In 2016, DEF CON CTF will use the same game format as the DARPA Cyber Grand Challenge (CGC). It will not be the same attack-defense format it has been in previous years. The challenges will all be DECREE x86 binaries, instead of a wide sampling of challenge formats. Grab a beverage and some index cards, it's complicated.
What is the Cyber Grand Challenge game format?
The CGC game format is notionally similar to attack-defense. Teams receive vulnerable software, field patched versions, and launch exploits against other teams. The big differences are what aspects of the game teams control, and the role the scoring system plays in running the game.
We Hope You Like APIs
Because DEF CON CTF 2016 will feature the winning autonomous Cyber Reasoning System (CRS) from the Cyber Grand Challenge, our scoring system will provide the same APIs as CGC to all teams.
There will be a human-friendly interface that supports every feature of the CRS APIs. The CGC API is available today, and you can get a leg up on competitors by building tooling around it in advance. You did build baby’s first CRS for the thousand cuts quals challenges, right?
Teams Don’t Control a Server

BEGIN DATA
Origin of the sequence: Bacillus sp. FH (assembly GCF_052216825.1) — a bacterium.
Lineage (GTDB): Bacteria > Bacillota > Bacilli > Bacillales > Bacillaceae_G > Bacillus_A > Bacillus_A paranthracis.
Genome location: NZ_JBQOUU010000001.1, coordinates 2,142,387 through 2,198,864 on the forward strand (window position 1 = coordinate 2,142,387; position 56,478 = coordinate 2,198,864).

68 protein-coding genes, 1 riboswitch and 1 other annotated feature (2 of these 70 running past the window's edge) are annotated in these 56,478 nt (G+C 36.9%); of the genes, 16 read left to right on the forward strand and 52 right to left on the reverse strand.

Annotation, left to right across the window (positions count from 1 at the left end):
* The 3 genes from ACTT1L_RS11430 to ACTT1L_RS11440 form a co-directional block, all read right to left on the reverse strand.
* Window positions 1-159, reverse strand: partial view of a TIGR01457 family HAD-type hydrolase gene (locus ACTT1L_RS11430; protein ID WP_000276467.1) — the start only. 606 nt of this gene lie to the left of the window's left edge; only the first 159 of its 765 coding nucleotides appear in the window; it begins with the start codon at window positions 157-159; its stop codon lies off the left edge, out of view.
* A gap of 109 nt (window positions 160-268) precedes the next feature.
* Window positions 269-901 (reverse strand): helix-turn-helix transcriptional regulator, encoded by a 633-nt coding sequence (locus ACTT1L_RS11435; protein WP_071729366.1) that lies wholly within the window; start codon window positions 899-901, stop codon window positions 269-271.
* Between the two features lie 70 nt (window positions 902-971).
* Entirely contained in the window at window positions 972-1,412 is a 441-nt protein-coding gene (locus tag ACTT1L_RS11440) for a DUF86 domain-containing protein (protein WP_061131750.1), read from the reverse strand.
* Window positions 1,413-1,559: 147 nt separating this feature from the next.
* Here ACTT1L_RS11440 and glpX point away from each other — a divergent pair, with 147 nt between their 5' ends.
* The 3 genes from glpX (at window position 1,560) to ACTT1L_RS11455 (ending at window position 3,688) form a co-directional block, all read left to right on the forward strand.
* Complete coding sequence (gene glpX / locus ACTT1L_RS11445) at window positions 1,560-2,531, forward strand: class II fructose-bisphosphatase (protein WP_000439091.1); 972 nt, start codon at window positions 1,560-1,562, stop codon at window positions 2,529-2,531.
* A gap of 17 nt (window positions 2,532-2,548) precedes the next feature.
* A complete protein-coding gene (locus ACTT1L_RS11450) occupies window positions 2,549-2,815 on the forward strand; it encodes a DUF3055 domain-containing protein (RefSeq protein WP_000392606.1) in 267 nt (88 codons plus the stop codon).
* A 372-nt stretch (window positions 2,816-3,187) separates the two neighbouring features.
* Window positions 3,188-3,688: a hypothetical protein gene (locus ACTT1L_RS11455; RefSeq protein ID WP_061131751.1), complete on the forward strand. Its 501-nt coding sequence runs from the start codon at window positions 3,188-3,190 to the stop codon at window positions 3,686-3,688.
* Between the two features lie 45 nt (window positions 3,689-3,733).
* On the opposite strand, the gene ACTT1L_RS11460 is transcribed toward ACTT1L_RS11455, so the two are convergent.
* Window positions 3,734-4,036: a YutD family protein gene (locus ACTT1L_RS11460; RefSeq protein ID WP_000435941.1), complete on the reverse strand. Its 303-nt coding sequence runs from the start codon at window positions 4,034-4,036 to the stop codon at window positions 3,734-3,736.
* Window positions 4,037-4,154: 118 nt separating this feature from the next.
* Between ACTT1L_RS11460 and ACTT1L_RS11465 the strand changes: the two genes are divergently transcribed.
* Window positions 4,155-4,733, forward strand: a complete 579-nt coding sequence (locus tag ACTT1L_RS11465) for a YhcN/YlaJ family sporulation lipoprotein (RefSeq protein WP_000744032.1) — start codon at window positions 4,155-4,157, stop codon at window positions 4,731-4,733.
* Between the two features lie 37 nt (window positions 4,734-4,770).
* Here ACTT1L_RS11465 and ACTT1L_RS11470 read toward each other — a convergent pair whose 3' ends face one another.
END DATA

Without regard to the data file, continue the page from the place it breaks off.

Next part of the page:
Attack-defense teams are usually given a privileged account (although maybe not root) on servers, which allows them to replace binaries, kill errant processes, and other activities.
In CGC-format games, teams don’t have privileged access to the servers that run their software; instead, they upload software as a DECREE Replacement Challenge Binary (RCB) directly to the scoring system. Finally, teams don’t launch their own exploits; instead, teams build exploits using one of the DECREE Proof-of-Vulnerability (PoV) formats, and upload them to the scoring system.
Understanding Proofs of Vulnerability is a high-level overview of how PoVs work. The sample challenge sets NRFIN_00073, CROMU_00070, and CROMU_00071 have working examples of PoVs that can be tested locally.
The virtual-competition system can accept and validate uploads of RCBs, firewall rules, and PoVs, but only stores them, and doesn't run them.
Teams Get a Programmable Firewall
Unlike previous Legitimate Business Syndicate games, defending teams have the option of writing firewall rules for the CGC network appliance. Just like RCBs and PoVs, these are uploaded to the scoring system.
Additionally, the firewall provides dumps of both poller and PoV traffic to teams over UDP.
Using the Network Appliance from the CGC documentation is a good starting point for how to make firewall rules. The network appliance implementation provided by DARPA is open-source. cb-packet-log is a tool for receiving packet dumps from the firewall.
Patched Challenges and Firewall Rules Are Shared
There’s very limited security-by-obscurity in commercial, industrial, and open-source software. Patches are analyzed to understand the vulnerability they fix, new software can be tested in lab conditions, third-party patches for major vulnerabilities aren’t unheard-of, and there’s little to be done about it.
Replacement challenge binaries and firewall rules will be shared among teams as they’re fielded. This means you can figure out how PPP’s patching progressed, or just field their binary yourself #yolo